Psychology: Schizophrenia And Other Psychotic Disorders, Types, Causes
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Good day Everyone, what a lovely weekend,we will be looking at the chronic mental disorder of paranoid schizophrenia and others.
In a World of His Own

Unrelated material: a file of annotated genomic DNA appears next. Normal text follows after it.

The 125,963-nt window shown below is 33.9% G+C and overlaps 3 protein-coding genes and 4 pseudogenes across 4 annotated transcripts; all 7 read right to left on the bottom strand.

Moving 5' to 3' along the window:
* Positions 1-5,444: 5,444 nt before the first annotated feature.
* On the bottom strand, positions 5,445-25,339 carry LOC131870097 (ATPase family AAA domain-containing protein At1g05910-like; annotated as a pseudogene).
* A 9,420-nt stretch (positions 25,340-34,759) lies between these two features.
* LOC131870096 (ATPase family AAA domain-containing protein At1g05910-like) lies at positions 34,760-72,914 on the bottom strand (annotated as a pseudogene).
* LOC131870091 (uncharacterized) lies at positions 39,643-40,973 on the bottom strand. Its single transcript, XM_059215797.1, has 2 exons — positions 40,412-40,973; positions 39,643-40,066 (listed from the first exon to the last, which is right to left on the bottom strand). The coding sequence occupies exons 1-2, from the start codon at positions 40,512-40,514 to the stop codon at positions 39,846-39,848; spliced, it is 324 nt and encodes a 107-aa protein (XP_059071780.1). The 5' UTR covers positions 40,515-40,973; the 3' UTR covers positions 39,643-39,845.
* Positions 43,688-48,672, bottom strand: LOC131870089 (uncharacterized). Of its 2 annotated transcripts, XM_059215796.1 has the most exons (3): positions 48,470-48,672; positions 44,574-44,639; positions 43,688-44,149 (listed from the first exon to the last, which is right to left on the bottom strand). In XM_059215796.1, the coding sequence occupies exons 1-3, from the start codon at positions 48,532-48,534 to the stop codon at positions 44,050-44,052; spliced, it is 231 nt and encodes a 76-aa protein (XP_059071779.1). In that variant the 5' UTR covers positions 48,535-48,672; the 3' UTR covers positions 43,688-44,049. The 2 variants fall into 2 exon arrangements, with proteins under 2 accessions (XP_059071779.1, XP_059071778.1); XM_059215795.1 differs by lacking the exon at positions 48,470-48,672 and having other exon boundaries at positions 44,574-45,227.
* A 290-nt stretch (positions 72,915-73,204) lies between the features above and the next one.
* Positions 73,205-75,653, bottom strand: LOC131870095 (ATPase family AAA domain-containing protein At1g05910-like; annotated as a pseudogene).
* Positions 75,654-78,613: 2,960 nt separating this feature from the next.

Allen was first diagnosed schizophrenia when he was 23. He has been hospitalized continuously for the last three years, except for one brief three-week period. On a crowded psychiatric ward. Allen remains isolated. He rarely talks to anyone. When he talks he makes no sense. He jumps from one topic to the next, making reference to things and people that could not possibly be real. For example he told people that planet Pluto came to earth to deliver Jesus Christ. At times, his speech is totally incomprehensible. Occasionally there is urgency in his voice, but more often it sounds as though he is laughing at people. He will sit for several minutes talking to voices that no one else can hear. During this conversation, he will context his face tough in pain. He walks with a bizarre sway, with his shoulders and lower arms typically raised and his elbows swinging well away from the body. He would stand out in a crowd, even without saying a word, because of that way he moves and the expression on his face.